In this 2-day course, the design of phase- and amplitude-sampling DRFM architectures are presented along with their problems and solutions. Narrowband and wideband designs are compared. Calculation of the spurious signals is presented and design strategies for advanced DRFM decoys for counter-targeting, counter-terminal applications are emphasized. Methods to synthesize multiple, structured false-targets against high range resolution profiling radars (ISAR, SAR) are presented. Derivation of false-target phase and gain coefficients are discussed including those for the required clutter models. Digital circuit design issues e.g., quantization errors, overflow, dynamic range are addressed. Methods used by adversaries to discriminate the DRFM false-targets from actual targets are offered leading to further DRFM design considerations.
Lessons learned from recent EW flight tests are emphasized.
This course is intended primarily for radar, EW engineers and scientists interested in the design of digital RF memories and signal processing algorithms for electronic attack. Attendees should have a good knowledge of radar systems and signal processing. Many example problems are worked out to demonstrate the concepts and further the understanding of the material being presented.
Phillip E. Pace is a professor in the Electrical and Computer Engineering Department at the Naval Postgraduate School. He is the Director for the Center for Joint Services Electronic Warfare. He is an Associate Editor for the IEEE Transactions on Aerospace and Electronic Systems journal. He is a life member of the AOC and a Senior Member of the IEEE.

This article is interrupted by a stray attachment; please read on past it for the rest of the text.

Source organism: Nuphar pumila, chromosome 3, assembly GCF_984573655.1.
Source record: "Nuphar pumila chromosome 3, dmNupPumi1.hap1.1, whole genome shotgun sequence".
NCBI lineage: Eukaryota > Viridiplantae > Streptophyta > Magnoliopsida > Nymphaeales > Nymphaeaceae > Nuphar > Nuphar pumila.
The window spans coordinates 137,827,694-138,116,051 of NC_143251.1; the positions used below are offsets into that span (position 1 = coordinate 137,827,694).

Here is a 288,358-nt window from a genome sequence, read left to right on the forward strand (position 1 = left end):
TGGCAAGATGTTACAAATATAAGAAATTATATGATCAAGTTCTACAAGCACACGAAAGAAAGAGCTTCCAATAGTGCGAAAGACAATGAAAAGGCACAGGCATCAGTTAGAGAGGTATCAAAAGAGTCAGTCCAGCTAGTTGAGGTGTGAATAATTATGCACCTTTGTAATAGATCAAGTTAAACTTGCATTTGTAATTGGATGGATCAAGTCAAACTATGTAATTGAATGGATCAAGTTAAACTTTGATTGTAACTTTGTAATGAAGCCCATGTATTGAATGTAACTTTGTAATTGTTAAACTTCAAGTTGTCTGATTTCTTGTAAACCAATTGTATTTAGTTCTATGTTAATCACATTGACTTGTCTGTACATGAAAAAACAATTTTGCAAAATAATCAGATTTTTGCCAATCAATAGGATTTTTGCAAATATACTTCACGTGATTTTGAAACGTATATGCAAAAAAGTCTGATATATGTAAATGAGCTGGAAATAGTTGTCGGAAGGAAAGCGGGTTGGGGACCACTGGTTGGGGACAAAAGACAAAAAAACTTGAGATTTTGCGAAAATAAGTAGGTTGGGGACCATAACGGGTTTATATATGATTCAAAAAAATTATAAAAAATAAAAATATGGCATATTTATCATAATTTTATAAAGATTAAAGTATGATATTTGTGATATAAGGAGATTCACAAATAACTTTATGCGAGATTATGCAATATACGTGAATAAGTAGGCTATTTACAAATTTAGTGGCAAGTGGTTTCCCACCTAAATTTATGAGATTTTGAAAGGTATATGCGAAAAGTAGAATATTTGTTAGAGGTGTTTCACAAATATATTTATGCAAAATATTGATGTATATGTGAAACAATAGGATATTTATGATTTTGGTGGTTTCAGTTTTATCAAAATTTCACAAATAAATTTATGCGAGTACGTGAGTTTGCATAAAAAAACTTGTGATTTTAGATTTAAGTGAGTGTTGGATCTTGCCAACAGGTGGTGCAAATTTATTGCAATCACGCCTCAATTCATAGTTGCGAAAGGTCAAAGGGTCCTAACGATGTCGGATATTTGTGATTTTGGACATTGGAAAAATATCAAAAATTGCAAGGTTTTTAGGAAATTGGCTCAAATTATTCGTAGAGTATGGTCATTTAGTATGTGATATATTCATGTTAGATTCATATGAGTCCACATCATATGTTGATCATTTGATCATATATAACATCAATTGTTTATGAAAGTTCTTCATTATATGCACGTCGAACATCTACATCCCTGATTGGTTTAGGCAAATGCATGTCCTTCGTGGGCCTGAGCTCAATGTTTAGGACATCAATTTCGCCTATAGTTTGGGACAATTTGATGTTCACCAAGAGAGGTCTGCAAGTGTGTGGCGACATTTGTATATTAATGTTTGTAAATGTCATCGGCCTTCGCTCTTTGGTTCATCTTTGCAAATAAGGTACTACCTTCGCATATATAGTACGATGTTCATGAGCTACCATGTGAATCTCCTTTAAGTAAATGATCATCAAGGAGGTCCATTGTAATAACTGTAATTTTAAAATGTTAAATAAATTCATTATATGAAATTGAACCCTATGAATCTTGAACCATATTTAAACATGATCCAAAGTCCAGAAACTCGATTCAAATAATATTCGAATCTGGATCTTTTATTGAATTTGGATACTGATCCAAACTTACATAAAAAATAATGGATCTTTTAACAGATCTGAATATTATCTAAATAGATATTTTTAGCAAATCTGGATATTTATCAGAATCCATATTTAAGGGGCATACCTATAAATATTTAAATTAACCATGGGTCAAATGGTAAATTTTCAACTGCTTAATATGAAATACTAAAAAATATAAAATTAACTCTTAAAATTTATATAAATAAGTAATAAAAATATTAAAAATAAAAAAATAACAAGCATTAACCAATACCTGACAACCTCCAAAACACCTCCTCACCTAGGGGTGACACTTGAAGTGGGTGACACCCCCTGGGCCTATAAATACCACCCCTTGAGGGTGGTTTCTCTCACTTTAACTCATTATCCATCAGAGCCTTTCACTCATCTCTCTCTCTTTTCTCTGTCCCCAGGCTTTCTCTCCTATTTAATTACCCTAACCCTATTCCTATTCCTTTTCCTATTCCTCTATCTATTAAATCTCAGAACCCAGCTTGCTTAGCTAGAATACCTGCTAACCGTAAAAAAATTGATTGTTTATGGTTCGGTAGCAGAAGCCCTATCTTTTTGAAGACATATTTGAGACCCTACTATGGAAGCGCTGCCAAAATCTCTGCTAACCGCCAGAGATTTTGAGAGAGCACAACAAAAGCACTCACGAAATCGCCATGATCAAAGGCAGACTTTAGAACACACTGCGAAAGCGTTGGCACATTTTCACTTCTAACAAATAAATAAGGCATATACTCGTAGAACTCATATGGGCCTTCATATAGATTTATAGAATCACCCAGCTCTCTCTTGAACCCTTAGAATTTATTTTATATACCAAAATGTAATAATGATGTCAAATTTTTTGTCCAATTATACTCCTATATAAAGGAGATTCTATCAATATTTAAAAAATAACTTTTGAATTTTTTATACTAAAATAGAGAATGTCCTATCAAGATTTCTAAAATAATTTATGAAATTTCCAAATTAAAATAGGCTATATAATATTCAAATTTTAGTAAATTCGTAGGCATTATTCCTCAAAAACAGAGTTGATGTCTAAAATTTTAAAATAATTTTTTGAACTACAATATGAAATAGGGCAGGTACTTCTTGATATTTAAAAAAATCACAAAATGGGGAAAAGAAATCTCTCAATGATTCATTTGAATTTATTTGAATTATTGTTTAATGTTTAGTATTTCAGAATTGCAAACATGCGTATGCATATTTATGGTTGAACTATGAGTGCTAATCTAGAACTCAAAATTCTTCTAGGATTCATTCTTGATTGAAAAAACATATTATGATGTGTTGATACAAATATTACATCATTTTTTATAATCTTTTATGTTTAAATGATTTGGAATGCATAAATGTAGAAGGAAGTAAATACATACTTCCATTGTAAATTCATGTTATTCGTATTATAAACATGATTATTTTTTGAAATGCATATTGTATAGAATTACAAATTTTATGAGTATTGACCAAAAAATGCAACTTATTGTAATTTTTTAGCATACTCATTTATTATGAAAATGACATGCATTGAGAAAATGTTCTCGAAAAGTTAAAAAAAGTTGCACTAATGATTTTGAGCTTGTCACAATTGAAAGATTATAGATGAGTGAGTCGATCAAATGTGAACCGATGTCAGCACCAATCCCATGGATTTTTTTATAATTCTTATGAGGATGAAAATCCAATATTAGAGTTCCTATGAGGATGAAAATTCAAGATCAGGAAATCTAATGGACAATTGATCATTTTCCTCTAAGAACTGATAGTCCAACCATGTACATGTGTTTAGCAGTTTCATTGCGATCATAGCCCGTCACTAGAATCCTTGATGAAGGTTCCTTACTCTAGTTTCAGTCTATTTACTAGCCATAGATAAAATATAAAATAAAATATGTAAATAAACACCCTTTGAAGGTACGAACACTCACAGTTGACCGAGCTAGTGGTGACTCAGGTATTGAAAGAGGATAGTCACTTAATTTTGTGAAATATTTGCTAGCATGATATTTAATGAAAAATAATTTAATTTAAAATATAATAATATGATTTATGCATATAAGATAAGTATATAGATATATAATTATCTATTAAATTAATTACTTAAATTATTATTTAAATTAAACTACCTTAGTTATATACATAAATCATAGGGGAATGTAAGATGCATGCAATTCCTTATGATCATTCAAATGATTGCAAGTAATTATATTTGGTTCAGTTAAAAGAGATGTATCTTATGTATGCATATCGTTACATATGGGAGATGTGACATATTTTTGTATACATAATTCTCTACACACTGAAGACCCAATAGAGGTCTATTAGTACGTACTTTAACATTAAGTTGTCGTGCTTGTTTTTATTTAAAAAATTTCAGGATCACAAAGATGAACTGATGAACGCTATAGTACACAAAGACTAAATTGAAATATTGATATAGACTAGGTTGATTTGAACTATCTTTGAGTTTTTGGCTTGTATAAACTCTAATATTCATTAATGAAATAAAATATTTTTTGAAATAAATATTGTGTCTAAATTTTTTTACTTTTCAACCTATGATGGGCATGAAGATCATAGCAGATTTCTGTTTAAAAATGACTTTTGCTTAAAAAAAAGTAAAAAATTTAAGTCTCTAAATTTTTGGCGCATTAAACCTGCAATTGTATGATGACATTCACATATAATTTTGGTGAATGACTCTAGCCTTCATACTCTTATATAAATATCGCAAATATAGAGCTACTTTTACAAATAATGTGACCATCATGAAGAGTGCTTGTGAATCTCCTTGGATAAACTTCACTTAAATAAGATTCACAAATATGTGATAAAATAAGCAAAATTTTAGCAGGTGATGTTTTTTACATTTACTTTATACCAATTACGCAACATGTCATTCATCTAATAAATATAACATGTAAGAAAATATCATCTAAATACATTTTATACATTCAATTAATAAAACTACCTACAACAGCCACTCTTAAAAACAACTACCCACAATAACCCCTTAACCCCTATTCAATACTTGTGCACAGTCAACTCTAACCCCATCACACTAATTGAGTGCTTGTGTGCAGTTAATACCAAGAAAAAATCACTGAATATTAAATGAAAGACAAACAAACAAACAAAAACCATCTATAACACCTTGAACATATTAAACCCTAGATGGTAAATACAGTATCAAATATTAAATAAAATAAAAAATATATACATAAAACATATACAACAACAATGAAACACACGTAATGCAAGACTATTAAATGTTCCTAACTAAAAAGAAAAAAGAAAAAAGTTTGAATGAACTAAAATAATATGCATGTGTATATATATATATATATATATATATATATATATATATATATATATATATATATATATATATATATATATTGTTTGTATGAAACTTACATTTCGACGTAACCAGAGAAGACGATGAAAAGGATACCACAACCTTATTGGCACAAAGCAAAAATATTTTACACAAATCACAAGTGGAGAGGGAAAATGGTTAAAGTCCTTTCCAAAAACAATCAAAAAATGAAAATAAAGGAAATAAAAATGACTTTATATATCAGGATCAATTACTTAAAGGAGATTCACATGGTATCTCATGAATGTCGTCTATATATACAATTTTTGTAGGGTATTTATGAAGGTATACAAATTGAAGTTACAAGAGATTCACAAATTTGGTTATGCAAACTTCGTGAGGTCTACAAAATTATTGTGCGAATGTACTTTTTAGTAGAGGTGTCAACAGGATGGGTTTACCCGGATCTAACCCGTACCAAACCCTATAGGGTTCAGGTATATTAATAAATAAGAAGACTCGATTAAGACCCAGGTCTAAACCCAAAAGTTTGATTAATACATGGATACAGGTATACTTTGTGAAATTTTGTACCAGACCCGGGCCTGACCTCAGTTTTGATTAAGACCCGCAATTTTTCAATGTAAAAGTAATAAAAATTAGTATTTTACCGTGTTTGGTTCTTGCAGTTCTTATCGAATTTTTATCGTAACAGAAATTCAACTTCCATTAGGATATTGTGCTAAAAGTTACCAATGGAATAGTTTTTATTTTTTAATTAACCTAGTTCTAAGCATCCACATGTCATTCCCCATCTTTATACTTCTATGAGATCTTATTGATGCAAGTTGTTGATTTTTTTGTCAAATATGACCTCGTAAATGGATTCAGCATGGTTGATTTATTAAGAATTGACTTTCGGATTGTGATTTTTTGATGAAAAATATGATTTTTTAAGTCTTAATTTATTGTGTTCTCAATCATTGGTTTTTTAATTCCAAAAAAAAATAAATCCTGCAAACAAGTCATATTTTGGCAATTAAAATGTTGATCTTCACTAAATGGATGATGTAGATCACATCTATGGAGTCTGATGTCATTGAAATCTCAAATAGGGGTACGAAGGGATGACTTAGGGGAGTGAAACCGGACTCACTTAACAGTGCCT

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What you will learn:
Design of DRFM amplitude and phase sampling architectures for electronic warfare applications. Trade-offs and the significance of noise components is calculated. Operational considerations for narrowband and wideband DRFMs are discussed. Identification and prediction of spurious signals is presented and methods to reduce their effect is quantified. Algorithms for time and frequency modulation are presented. Use of DRFMs in a hard-kill situation is also presented. Design of structured false-target processors is emphasized. Lessons learned from recent EW flight tests are presented and counter-DRFM techniques are also discussed.
- Architectures, Design Trade-offs
Phase- and amplitude sampling architectures; Single and double sideband systems; Mathematical models for both digital and analog components; Limitations including noise components; Prediction of dynamic performance and derivation of DRFM transfer functions;
- Technical Considerations
Instantaneous, operating bandwidth requirements; Significant problems in DRFM design and their solutions; Calculation of spurious signals; Efficiency comparison between phase and amplitude designs;
- Algorithms for Electronic Attack
Overall performance prediction of electronic attack; Algorithms for time-delay, advance modulation; for electronic attack; Algorithms for frequency modulation; Effects of coordinated time-frequency modulation;
- Advanced Decoy Processor Designs
DRFM role in hard-kill chain; Counter-surveillance, counter-targeting and counter-terminal applications; Effects on coherent range-Doppler processors; Digital image synthesizer design; False target and sea-clutter coefficients; Bit-level models and pipelined architectures;
- Lessons from UAS EW Flight Tests
Electromagnetic maneuver warfare (EMW) and counter-SAM suppression configurations; Eliminating geometrical EA limitations; Measures of effectiveness; Fielded DRFM configurations; DRFM swarm concepts and preliminary flight test results;
- Differentiating DRFM false targets
Statistical signal processing; Principal component analysis and the Fisher ratio; Polarization modulation algorithms; Multivariate analysis of variance; Multi-layer perceptrons;
Tuition for this two-day course is $1590 per person at one of our scheduled public courses. Onsite pricing is available. Please call us at 410-956-8805 or send an email to firstname.lastname@example.org.
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